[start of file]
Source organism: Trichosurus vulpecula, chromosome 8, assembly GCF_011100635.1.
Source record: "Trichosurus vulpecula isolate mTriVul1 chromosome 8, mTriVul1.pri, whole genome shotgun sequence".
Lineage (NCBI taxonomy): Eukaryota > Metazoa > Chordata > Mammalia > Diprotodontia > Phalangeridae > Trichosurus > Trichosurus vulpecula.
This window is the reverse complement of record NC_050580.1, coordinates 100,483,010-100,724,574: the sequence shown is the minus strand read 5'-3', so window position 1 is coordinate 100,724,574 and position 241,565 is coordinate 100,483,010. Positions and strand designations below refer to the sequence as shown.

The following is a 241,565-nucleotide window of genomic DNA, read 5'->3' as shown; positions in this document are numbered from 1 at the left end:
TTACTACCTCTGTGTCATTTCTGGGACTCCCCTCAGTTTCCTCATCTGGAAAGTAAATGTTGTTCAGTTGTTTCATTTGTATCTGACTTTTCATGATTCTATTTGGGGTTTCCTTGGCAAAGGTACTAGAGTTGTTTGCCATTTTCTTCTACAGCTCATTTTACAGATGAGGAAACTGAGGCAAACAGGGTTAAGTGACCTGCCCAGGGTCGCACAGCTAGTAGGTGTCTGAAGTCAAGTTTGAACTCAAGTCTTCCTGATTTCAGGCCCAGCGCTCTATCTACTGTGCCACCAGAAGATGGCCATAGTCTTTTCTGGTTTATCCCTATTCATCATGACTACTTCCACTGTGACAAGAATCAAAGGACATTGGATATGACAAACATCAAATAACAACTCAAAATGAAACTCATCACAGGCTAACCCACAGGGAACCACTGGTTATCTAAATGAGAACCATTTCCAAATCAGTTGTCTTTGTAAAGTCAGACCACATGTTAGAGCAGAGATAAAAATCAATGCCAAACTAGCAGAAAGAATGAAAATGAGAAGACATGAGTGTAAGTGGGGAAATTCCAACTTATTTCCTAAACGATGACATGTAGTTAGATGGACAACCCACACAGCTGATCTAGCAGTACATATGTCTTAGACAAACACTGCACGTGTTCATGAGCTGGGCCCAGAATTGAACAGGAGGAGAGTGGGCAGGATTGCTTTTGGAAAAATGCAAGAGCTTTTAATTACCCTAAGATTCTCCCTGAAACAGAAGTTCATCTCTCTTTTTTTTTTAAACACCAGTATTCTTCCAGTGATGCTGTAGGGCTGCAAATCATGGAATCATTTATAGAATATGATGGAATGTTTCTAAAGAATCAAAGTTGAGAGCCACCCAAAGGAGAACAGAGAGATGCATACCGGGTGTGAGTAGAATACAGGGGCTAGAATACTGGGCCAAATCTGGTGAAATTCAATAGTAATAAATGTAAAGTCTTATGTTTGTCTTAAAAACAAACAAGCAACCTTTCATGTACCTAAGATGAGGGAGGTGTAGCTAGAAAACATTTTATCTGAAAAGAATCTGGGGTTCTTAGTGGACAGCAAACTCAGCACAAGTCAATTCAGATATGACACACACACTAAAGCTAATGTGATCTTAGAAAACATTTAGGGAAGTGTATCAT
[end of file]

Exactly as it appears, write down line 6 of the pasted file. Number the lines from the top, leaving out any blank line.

TTACTACCTCTGTGTCATTTCTGGGACTCCCCTCAGTTTCCTCATCTGGAAAGTAAATGTTGTTCAGTTGTTTCATTTGTATCTGACTTTTCATGATTCTATTTGGGGTTTCCTTGGCAAAGGTACTAGAGTTGTTTGCCATTTTCTTCTACAGCTCATTTTACAGATGAGGAAACTGAGGCAAACAGGGTTAAGTGACCTGCCCAGGGTCGCACAGCTAGTAGGTGTCTGAAGTCAAGTTTGAACTCAAGTCTTCCTGATTTCAGGCCCAGCGCTCTATCTACTGTGCCACCAGAAGATGGCCATAGTCTTTTCTGGTTTATCCCTATTCATCATGACTACTTCCACTGTGACAAGAATCAAAGGACATTGGATATGACAAACATCAAATAACAACTCAAAATGAAACTCATCACAGGCTAACCCACAGGGAACCACTGGTTATCTAAATGAGAACCATTTCCAAATCAGTTGTCTTTGTAAAGTCAGACCACATGTTAGAGCAGAGATAAAAATCAATGCCAAACTAGCAGAAAGAATGAAAATGAGAAGACATGAGTGTAAGTGGGGAAATTCCAACTTATTTCCTAAACGATGACATGTAGTTAGATGGACAACCCACACAGCTGATCTAGCAGTACATATGTCTTAGACAAACACTGCACGTGTTCATGAGCTGGGCCCAGAATTGAACAGGAGGAGAGTGGGCAGGATTGCTTTTGGAAAAATGCAAGAGCTTTTAATTACCCTAAGATTCTCCCTGAAACAGAAGTTCATCTCTCTTTTTTTTTTAAACACCAGTATTCTTCCAGTGATGCTGTAGGGCTGCAAATCATGGAATCATTTATAGAATATGATGGAATGTTTCTAAAGAATCAAAGTTGAGAGCCACCCAAAGGAGAACAGAGAGATGCATACCGGGTGTGAGTAGAATACAGGGGCTAGAATACTGGGCCAAATCTGGTGAAATTCAATAGTAATAAATGTAAAGTCTTATGTTTGTCTTAAAAACAAACAAGCAACCTTTCATGTACCTAAGATGAGGGAGGTGTAGCTAGAAAACATTTTATCTGAAAAGAATCTGGGGTTCTTAGTGGACAGCAAACTCAGCACAAGTCAATTCAGATATGACACACACACTAAAGCTAATGTGATCTTAGAAAACATTTAGGGAAGTGTATCAT